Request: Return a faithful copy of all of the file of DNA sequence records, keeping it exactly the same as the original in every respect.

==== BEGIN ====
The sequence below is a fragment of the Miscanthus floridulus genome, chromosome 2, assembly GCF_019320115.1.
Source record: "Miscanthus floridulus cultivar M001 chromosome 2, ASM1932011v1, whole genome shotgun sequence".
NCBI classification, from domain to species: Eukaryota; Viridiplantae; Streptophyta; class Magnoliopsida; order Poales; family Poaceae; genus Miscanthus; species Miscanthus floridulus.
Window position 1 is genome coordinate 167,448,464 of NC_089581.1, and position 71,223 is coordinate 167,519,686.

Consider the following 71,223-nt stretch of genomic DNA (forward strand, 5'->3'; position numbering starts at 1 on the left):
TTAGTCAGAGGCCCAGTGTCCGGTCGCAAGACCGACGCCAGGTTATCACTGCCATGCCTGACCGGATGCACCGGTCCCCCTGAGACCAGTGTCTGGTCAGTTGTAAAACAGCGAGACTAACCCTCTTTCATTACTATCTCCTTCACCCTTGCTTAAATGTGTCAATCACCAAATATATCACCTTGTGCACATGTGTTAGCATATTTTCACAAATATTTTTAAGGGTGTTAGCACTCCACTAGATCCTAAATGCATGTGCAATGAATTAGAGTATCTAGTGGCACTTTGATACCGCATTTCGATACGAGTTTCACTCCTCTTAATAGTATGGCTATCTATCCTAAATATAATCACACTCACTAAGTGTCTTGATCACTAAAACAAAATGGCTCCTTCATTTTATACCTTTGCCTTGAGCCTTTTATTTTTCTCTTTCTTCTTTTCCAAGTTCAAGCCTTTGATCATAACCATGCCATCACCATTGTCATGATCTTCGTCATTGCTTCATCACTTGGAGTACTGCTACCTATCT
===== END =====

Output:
The sequence below is a fragment of the Miscanthus floridulus genome, chromosome 2, assembly GCF_019320115.1.
Source record: "Miscanthus floridulus cultivar M001 chromosome 2, ASM1932011v1, whole genome shotgun sequence".
NCBI classification, from domain to species: Eukaryota; Viridiplantae; Streptophyta; class Magnoliopsida; order Poales; family Poaceae; genus Miscanthus; species Miscanthus floridulus.
Window position 1 is genome coordinate 167,448,464 of NC_089581.1, and position 71,223 is coordinate 167,519,686.

Consider the following 71,223-nt stretch of genomic DNA (forward strand, 5'->3'; position numbering starts at 1 on the left):
TTAGTCAGAGGCCCAGTGTCCGGTCGCAAGACCGACGCCAGGTTATCACTGCCATGCCTGACCGGATGCACCGGTCCCCCTGAGACCAGTGTCTGGTCAGTTGTAAAACAGCGAGACTAACCCTCTTTCATTACTATCTCCTTCACCCTTGCTTAAATGTGTCAATCACCAAATATATCACCTTGTGCACATGTGTTAGCATATTTTCACAAATATTTTTAAGGGTGTTAGCACTCCACTAGATCCTAAATGCATGTGCAATGAATTAGAGTATCTAGTGGCACTTTGATACCGCATTTCGATACGAGTTTCACTCCTCTTAATAGTATGGCTATCTATCCTAAATATAATCACACTCACTAAGTGTCTTGATCACTAAAACAAAATGGCTCCTTCATTTTATACCTTTGCCTTGAGCCTTTTATTTTTCTCTTTCTTCTTTTCCAAGTTCAAGCCTTTGATCATAACCATGCCATCACCATTGTCATGATCTTCGTCATTGCTTCATCACTTGGAGTACTGCTACCTATCT